Offering frequent news and analysis from the majestic Evergreen State and beyond, The Cascadia Advocate is the Northwest Progressive Institute's unconventional perspective on world, national, and local politics.

Sunday, September 10, 2006

Columbian editorial on Eyman off the mark

The (Vancouver) Columbian offered a half-right, half-wrong analysis of Tim Eyman's recent failures in a bemusing editorial this morning, curiously titled: In Our View - Eyman in a Slump.

Well, at least they've figured that out!

Though the Columbian's editorial writer mentioned that Eyman is 0-2 for the year, he or she didn't make it clear that Eyman has actually been "in a slump" since 2002. (If you check out our failure chart you can easily see that Eyman and his operation have been on the rocks for a while).

But the worst part of the editorial, by far, was this sentence:
As the initiative kingpin nurses his wounds and looks for solutions to his slump, he should reflect on the basic purpose of initiatives.
First of all, Eyman is not a "kingpin". Random House defines "kingpin" as a person of great importance. In other words, someone who's relevant.

Eyman is actually not relevant and hasn't been for years. He appears to be relevant because media outlets like The Columbian continue to call him a "kingpin" and treat him with a fairness and respect that he doesn't deserve.

The writer's choice of words is also ironic. The writer used language that inflates Eyman's image in an opinion where he or she comments on his failures.

Secondly, the next part of the sentence reveals the author of this piece feels a great deal of sympathy for poor, poor Tim Eyman. "Nurses his wounds"? "Looks for solutions to his slump?"

Those of us Washingtonians who value our quality of life and believe in strong, livable communites don't want Tim Eyman to be successful. We don't want him to find "solutions to his to slump".

And actually, Eyman has indicated that he doesn't worry about being successful. In other words, he doesn't really care about his ballot measures. What he cares about the most is money (and media attention). He's still getting both.

Only someone who is out to line his pockets would ask his supporters to reward him with money in an email announcing a a major failure:
The Secretary of State will be reporting soon that the I-917 campaign turned in about 220,000 valid signatures, a few thousand short of qualifying. That's really close and the lesson we've learned is to work even harder from now on. This experience has also inspired us to rededicate ourselves to provide the voters with a greater voice in the political process.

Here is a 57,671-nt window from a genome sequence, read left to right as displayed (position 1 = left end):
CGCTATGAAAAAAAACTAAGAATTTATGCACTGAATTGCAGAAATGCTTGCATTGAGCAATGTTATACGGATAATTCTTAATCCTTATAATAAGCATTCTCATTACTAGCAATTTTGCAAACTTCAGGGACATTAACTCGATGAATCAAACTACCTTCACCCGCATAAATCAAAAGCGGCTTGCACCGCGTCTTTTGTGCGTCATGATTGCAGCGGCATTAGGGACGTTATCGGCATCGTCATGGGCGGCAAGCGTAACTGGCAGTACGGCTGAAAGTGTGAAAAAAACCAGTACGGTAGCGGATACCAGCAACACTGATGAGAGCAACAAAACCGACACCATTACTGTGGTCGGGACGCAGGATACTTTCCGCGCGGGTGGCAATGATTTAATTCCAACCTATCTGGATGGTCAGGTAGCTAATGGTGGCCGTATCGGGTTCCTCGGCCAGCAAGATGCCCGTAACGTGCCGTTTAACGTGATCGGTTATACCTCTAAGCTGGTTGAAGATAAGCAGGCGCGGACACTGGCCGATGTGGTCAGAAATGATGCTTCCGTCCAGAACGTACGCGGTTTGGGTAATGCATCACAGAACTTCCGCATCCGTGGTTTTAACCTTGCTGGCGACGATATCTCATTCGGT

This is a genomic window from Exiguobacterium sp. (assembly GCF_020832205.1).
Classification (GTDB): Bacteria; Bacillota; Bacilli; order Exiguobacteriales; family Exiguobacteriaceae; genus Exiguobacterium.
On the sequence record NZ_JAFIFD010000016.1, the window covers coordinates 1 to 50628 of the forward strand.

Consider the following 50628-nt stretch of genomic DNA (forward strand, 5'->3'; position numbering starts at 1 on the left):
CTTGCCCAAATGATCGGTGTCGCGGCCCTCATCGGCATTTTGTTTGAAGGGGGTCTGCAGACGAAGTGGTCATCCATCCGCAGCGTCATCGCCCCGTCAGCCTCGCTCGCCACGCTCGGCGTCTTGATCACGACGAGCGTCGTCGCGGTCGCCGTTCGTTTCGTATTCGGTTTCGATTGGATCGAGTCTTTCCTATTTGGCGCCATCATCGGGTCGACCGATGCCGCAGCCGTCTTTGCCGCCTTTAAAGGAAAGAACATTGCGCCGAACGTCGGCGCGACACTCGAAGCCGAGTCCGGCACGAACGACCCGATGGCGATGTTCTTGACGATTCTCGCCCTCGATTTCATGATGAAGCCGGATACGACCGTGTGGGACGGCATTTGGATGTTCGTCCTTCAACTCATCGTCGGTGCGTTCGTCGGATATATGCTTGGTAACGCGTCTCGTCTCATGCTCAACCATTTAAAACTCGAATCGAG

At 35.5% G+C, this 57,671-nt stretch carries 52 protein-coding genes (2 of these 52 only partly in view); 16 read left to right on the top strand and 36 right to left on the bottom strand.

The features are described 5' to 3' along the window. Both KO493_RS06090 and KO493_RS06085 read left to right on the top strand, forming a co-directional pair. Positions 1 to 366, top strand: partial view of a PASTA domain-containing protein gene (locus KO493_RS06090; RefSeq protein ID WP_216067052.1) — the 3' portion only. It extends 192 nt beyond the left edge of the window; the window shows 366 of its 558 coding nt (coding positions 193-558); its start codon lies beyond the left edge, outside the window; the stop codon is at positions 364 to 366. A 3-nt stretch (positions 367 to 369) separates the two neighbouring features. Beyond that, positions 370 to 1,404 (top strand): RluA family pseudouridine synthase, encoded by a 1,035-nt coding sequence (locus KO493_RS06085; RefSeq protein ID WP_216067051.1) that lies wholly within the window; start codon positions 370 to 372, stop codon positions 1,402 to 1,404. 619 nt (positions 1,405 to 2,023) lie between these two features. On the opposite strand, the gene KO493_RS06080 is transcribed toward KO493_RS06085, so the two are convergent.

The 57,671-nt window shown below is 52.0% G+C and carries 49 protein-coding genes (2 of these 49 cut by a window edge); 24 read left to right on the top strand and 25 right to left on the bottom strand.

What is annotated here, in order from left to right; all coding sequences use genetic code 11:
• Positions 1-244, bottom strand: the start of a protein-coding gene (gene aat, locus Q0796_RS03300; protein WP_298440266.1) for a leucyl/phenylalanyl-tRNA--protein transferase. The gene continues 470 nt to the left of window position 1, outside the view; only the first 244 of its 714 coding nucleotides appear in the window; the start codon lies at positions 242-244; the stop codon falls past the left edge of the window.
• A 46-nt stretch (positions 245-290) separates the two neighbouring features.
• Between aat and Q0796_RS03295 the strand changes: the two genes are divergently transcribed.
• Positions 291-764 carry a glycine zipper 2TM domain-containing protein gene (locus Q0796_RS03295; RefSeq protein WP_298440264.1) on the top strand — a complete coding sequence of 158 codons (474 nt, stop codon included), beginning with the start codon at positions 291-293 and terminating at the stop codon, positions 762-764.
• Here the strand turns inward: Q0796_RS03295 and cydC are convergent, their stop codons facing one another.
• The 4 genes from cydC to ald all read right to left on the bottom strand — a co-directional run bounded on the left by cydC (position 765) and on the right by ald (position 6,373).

If you appreciate our past, current, and future efforts, then please donate generously to "Help Us Help Taxpayers." You can fill out the form below and send us a donation of $10, $25, $50, $100, $250, $500, $1,000 or more (there are no limits on the amount that can be given) to our offices in Spokane. Or, you can go to our website and contribute by VISA or MasterCard. Either way, please send in your most generous donation RIGHT NOW.

We would be extremely grateful for any financial assistance you can offer. Thank you for your consideration.
(Emphasis mine). Eyman doesn't need to "reflect on the basic purpose of initiatives".

Initiatives are merely the means for bringing Eyman fortune and fame, which is what he's really after. Personal profit is more important to him than ideology.

The author of this editorial either doesn't understand Eyman - or does, but is just being deceptively nice.

Another problem with this editorial is the author's assertion that last year's Initiative 900 "was needed because the Legislature had refused to act on the matter." That's actually not true.

The state Legislature had already passed HB 1064, (giving the state auditor the authority to hire independent contractors to do annual performance audits of state agencies) before Eyman turned in a single signature for Initiative 900.

Bills similiar to HB 1064 had passed the state House in previous sessions, but got held up in the State Senate, which was controlled (at the time) by Republicans, including State Senator Dino Rossi.

The legislation made it through thanks to a change of leadership in the State Senate after the 2004 elections.

The rest of the editorial is okay - standard, if somewhat bland, fare. What you'd expect from the political establishment and the traditional media.

Those of you who are reading the Official Blog from Clark County and Southwest Washington would be better off getting your political commentary in print from alternative media like the Vanguard.

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